More and more landowners are converting their holdings to forestry, statistics show
Over the past twenty-five years 23,000 landowners (83% farmers) have converted some of their land to forestry, creating a sustainable and complementary farm resource.
Well planned and sustainably-managed forests can provide commercial environmental and recreational opportunities.
There are many attractive planting options and models available for farmers and landowners, each with significant potential to deliver according to specific needs.
As well as providing a resource to protect and enhance the local environment, forestry has a significant role to play in enhancing farm viability, optimising the use of marginal land, facilitating tax efficiency and assisting in retirement planning.
There are clear opportunities for trees and forests work very well as part of the farming mix.
Forestry can compliment drystock, dairying, tillage and other enterprises to the overall benefit of the farm. It provides a highly productive land use option for marginal land, fragmented parcels or out farms; creating a valuable growing asset for the future.
Research by Teagasc shows that significant gains from planting may be generated on marginal land. Planting 8 ha of 15% diverse conifer/broadleaf forest on marginal land delivers an annual forestry premium of over €4,000 for 15 years.
The potential payment can increase to over €5,300 per annum if planting of Native Woodland meets the landowner’s objectives.
By meeting the required criteria, the Basic Payment can also be retained on the planted land and the forest is appreciating in value as the tree develop.
Realising Carbon Benefits
Forests are effective at mitigating climate change through sequestration of carbon by tree growth and carbon storage in soils, tree stems, roots and ground litter. Carbon sequestration by forests can improve farm sustainability while also contributing to our future national abatement effort.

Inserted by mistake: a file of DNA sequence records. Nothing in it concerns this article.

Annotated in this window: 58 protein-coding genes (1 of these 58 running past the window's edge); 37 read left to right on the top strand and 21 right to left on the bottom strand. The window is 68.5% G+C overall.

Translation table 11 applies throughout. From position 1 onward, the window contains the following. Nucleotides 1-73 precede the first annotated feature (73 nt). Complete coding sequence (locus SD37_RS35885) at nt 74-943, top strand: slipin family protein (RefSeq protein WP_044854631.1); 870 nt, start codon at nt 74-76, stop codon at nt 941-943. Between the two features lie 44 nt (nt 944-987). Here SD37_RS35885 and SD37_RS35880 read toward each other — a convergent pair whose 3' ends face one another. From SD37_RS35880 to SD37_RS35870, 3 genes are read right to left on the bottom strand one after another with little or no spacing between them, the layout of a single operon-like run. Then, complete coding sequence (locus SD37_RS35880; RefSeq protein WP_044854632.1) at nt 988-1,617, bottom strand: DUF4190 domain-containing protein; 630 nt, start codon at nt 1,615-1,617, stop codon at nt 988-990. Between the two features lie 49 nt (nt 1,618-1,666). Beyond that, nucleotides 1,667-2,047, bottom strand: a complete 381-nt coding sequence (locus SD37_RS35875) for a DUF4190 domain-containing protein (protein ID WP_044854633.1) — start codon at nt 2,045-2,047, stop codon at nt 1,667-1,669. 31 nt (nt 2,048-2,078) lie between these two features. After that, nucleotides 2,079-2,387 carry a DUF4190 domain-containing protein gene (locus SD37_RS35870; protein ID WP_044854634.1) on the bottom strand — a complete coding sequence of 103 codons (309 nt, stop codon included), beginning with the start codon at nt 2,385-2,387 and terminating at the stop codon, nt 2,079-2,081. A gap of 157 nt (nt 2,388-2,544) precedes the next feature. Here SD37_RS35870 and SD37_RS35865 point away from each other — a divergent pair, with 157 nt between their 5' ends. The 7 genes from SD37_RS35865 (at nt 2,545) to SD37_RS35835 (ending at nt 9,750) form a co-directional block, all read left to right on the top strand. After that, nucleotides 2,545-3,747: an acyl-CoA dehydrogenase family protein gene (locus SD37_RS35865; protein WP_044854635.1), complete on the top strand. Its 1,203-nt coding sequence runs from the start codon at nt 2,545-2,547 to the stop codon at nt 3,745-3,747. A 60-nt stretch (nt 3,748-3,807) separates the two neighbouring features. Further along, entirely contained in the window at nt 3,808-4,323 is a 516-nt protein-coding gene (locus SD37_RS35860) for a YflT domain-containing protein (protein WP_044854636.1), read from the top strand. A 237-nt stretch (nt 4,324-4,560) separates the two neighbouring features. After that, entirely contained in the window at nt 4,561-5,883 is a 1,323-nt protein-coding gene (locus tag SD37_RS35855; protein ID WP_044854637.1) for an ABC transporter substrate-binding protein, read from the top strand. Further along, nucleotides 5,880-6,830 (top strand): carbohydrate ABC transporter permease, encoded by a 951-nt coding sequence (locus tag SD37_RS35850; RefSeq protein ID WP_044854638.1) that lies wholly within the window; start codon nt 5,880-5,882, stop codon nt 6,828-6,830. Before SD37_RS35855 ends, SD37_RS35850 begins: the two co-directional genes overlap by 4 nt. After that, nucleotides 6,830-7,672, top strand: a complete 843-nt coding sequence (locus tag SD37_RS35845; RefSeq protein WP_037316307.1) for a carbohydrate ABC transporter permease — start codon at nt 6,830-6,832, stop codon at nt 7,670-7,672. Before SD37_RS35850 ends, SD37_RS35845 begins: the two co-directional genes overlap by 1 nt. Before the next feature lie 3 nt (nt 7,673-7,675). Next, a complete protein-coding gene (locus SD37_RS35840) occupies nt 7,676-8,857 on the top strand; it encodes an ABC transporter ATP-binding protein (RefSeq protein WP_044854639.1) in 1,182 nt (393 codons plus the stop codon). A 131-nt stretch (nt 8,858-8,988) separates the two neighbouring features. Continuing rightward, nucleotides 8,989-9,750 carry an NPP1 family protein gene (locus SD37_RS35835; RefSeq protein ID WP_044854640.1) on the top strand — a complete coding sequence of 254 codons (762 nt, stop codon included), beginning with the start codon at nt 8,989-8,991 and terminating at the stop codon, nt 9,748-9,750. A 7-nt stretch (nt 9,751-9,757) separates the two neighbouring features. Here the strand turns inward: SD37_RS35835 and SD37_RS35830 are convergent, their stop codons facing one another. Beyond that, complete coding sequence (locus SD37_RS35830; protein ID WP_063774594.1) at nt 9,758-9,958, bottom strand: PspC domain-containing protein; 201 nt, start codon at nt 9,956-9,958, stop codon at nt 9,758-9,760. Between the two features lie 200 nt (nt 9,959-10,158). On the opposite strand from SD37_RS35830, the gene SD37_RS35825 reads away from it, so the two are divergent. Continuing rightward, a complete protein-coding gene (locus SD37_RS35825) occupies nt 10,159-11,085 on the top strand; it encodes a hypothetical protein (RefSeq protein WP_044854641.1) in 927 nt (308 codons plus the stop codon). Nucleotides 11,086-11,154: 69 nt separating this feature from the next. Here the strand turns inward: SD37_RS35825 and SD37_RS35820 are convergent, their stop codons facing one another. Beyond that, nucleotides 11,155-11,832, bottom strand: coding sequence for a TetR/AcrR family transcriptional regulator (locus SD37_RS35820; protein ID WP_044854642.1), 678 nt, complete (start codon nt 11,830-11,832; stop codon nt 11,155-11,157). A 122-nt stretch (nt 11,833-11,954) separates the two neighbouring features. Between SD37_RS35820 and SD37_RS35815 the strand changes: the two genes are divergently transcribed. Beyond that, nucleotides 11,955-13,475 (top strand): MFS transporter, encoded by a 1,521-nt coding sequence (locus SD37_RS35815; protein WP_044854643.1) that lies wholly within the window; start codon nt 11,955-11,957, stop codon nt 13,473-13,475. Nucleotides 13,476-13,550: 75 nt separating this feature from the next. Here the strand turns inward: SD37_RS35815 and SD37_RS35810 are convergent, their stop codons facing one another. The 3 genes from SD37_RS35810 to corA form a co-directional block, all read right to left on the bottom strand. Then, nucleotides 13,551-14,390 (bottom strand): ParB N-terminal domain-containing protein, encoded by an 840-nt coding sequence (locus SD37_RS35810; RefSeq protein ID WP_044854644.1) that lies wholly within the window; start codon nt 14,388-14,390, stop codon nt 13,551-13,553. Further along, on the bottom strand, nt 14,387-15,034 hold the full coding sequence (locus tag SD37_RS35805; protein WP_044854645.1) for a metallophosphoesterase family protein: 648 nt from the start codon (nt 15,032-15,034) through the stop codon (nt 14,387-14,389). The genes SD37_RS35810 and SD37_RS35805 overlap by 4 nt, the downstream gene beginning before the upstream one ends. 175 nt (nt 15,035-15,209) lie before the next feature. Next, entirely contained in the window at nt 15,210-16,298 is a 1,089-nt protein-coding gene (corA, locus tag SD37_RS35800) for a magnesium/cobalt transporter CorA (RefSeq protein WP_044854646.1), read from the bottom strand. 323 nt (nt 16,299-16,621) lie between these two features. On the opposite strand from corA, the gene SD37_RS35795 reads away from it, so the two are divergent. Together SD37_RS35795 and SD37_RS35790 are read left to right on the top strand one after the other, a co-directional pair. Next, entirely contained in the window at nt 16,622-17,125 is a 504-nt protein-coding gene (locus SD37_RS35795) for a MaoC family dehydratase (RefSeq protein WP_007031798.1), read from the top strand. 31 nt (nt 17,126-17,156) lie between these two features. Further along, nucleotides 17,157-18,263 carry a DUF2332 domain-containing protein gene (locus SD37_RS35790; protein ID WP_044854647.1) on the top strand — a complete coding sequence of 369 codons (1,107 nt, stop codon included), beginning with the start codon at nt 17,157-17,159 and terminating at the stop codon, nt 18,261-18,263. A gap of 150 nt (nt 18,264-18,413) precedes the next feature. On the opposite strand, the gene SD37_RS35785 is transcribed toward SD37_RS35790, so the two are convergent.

Ireland has the potential to play a significant role in mitigating climate change through the management of current forest and the establishment of new forests.
These new forests can embrace the positive benefits associated with both fast and slower growing trees to sequester carbon, provide jobs to rural communities, provide income for farmers and create new sheltered habitats for animals and plants.
As well as these carbon benefits associated with forests, there are a number of other positive influences that trees can provide to the wider environment.
Forests can intercept vast amounts of rainfall and release it slowly through the soils providing infiltration into rivers or nearby groundwater. This can help surrounding plants and wildlife as a source of water for growth and photosynthesis. Absorbed water is also transpired into the atmosphere where it can be carried by the wind to fall as rain in other locations.
Protecting Water Quality
Landowners play an essential role as custodians of the natural landscape and resources.
The recent Department of Agriculture Food and the Marine ‘Woodlands for Water’ publication explores the appropriate afforestation measures to create a resource that can help to protect water quality.
The establishment of new native woodlands combined with undisturbed water setbacks can deliver services that protect and enhance water quality and aquatic ecosystems.
Even a limited area of woodland near watercourses (riparian woodland) can become a protective, enhancing and visually attractive resource on the farm, without reducing enterprise productivity.
All forests contribute significantly to biodiversity, both within their boundaries as corridors for wildlife and as refuges in the wider landscape.
Areas for Biodiversity Enhancement are incorporated into all new forests. They conserve existing habitats and biodiversity features while promoting further diversity.
A minimum of 15% broadleaf component is also required on all new planting sites along with up to a further 15% retained for biodiversity enhancement.
Forest management planning also affords the opportunity to enhance future biodiversity in our forests, to provide benefits to society and additional income to farmers or land owners.
Forestry is a sustainable option for marginal and fragmented land offering economic, environmental and societal benefits.
Forest design, scale and good management are critical to maximising crop quality, timber value and environmental contribution.
Forest establishment grants cover the cost of planting and offer a secure long term income for the subsequent 15 years through annual premiums.
For more information on the many benefits delivered by a farm forest, contact your local Teagasc forestry advisor or alternatively log onto the informative Teagasc website, www.teagasc.ie/forestry.
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